CINCINNATI - Reaction to the verdict in the George Zimmerman trial continues to ripple through communities across the United States.
A furious debate erupted across the country over racial profiling, self-defense and equal justice when a jury of six women cleared the 29-year-old neighborhood watch volunteer of all charges stemming from the Feb. 26, 2012 shooting death of Trayvon Martin, an unarmed black teenager.
Although droves of protestors did not take to city streets in Cincinnati the way they did in Chicago, Philadelphia and Los Angeles, people across the Tri-State have not been shy about expressing their opinions about the case.
"It's a shame that a child can't walk home in his own neighborhood without being murdered," Ruth Walters posted on WCPO's Facebook wall.
Her opinion is echoed -- and disagreed with -- by people on the Internet and across the Tri-State.
9 On Your Side reporter Amy Wadas spoke with Reverend Damon Lynch III Sunday evening. Lynch invited the community to come to New Prospect Baptist Church in Over-the-Rhine a day after the verdict was read to discuss their feelings regarding the outcome of the trial.
Rev. Lynch said some people in his congregation believe justice was not served.
That reaction is shared by many people across the Tri-State, including Xavier senior Bria McNair.
"I was hurt by it because I didn't feel that justice was served," she said. "Even though it may have been in self-defense, he (Zimmerman) should have to accept some responsibility for what he did."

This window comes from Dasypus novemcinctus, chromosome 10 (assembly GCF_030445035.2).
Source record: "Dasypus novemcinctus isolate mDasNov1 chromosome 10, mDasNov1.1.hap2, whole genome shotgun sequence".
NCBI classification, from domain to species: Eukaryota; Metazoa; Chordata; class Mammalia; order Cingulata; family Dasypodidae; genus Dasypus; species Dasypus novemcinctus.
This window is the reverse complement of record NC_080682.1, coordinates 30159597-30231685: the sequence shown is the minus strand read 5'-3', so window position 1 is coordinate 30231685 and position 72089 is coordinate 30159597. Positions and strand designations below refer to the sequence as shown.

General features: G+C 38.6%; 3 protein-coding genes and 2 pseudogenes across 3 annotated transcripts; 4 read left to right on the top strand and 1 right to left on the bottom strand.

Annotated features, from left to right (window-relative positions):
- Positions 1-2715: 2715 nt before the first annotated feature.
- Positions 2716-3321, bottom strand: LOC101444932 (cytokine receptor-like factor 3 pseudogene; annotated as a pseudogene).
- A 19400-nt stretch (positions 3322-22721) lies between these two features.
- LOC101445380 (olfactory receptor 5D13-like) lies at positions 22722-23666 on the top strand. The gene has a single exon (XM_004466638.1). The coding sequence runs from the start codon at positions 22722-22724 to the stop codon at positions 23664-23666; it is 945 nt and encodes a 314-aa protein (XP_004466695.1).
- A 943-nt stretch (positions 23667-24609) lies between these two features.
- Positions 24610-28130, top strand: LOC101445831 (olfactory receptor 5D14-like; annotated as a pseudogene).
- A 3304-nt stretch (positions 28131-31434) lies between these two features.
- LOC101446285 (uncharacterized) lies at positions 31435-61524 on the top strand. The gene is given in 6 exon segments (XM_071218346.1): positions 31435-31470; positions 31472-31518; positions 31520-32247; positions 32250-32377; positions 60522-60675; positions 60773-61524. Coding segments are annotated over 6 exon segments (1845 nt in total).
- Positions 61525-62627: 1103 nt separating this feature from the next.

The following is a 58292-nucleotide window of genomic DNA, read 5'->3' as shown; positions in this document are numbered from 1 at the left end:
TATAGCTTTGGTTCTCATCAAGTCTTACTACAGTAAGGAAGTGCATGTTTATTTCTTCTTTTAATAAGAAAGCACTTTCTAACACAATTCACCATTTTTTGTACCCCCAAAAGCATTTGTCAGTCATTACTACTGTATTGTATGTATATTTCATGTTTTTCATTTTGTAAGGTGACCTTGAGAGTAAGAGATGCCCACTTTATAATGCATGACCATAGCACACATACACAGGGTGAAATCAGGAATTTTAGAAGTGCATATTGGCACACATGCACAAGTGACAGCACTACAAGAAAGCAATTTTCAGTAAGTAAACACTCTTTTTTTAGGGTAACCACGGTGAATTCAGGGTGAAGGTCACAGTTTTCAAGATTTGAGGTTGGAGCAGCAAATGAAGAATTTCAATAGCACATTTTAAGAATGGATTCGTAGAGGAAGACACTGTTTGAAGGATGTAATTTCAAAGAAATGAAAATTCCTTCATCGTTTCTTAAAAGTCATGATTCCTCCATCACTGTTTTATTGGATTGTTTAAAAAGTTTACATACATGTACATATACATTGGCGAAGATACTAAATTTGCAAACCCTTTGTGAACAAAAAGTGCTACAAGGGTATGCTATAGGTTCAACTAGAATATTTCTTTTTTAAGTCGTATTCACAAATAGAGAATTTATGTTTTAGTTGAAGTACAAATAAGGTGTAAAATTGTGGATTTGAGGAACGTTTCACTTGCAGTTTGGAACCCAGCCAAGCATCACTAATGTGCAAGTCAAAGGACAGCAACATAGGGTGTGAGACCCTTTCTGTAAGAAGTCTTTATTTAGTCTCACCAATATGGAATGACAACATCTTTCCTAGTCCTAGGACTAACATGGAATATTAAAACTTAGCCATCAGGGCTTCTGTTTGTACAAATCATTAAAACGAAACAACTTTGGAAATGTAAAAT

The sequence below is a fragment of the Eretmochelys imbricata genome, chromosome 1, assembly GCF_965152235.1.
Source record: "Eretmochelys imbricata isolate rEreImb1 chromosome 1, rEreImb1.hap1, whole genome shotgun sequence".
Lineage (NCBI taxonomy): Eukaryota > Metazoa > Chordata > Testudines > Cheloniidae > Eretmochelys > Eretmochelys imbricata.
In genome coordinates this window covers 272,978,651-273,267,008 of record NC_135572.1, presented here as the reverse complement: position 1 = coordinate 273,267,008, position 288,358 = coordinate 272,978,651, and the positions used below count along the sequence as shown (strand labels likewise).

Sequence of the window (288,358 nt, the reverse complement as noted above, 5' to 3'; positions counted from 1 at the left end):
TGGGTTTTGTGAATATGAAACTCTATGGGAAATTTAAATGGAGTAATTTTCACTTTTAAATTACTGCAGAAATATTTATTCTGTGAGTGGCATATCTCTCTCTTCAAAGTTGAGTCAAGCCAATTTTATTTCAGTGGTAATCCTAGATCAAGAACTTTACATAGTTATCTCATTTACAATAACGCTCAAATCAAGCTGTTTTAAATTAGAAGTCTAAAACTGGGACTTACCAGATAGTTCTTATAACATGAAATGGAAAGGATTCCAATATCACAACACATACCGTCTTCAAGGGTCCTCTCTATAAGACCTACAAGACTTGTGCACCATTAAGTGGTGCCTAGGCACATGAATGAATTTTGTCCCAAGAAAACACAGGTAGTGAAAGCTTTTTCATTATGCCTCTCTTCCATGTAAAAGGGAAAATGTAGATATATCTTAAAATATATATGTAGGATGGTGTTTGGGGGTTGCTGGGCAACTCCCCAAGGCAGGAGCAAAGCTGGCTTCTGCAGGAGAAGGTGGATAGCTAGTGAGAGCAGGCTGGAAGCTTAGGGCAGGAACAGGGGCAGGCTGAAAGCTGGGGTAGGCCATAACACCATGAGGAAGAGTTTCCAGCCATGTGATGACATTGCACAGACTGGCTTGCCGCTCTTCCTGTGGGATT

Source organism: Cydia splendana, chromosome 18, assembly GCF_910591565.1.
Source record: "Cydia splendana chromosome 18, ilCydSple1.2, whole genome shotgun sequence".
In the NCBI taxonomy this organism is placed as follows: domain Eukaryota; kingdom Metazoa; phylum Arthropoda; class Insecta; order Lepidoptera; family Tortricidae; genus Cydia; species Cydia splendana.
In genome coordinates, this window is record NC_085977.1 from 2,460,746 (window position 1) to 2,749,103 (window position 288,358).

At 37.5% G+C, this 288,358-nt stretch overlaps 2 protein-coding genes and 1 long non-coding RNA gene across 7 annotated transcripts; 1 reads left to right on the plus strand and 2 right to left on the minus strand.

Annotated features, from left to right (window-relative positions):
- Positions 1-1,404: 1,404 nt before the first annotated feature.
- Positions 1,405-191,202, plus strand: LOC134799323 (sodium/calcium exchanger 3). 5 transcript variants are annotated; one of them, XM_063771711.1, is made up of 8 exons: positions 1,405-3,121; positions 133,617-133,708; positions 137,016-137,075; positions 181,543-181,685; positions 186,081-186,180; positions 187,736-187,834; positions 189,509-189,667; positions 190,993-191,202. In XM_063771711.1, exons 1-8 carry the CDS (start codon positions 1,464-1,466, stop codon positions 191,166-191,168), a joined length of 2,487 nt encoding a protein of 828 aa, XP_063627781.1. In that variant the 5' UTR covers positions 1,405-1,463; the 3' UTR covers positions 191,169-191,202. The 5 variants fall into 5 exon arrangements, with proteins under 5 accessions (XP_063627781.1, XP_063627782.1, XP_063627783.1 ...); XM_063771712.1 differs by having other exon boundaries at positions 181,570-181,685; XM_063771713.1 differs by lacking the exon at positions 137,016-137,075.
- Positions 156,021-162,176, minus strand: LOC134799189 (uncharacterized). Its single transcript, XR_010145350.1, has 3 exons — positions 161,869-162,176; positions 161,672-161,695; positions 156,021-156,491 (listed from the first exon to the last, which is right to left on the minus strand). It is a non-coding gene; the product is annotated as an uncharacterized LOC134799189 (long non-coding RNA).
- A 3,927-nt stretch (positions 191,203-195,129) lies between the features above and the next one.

Randall Mitchell said he can relate to Martin's situation because he's been in his shoes.
"It actually hit home to me. Last year I was 17 years old, I used to walk to the corner store," said the sophomore at Xavier University.
Mitchell said the decision shows not just a lack of justice for one person but systemic injustices as well.
"I just feel like the verdict shows inequality in our justice system," he said.
McNair, Mitchell and others who feel justice was not served may have been at least temporarily appeased Sunday when officials from the Justice Department announced they are looking into whether federal prosecutors will file criminal civil rights charges against Zimmerman.
But University of Cincinnati law student James Tafelski believes it's unfair for the public to judge what went on in the courtroom unless they were there every step of the trial.
"You see little bits and pieces and you have to speculate and have to think of the whole trial for those bits and pieces whereas the jury sees all the evidence so they have everything to consider," he said.
Many posters on Facebook agree with Tafelski. One such poster is Mike Nie.
Nie commented on a WCPO Facebook post that, "The jury members are the only ones who heard that evidence in the context of the trial and they are the only ones qualified to render a verdict."
Jess Capelle replied to the same post writing: "Guy (Zimmerman) got a fair trial. The prosecution had a weak case and lost. That's how the justice system works. If they had a stronger case it would've been the other way around. It is what it is."
Of course, many other posters feel Zimmerman was justified in his action and is being unfairly persecuted for protecting himself.
"If you were attacked in the dark of night not knowing if your attacker was armed or if you would live to see your children grow up would you just give up? NO!" commented Megan Roland Teeters. "You would fight for your LIFE! By any means just to get out alive!"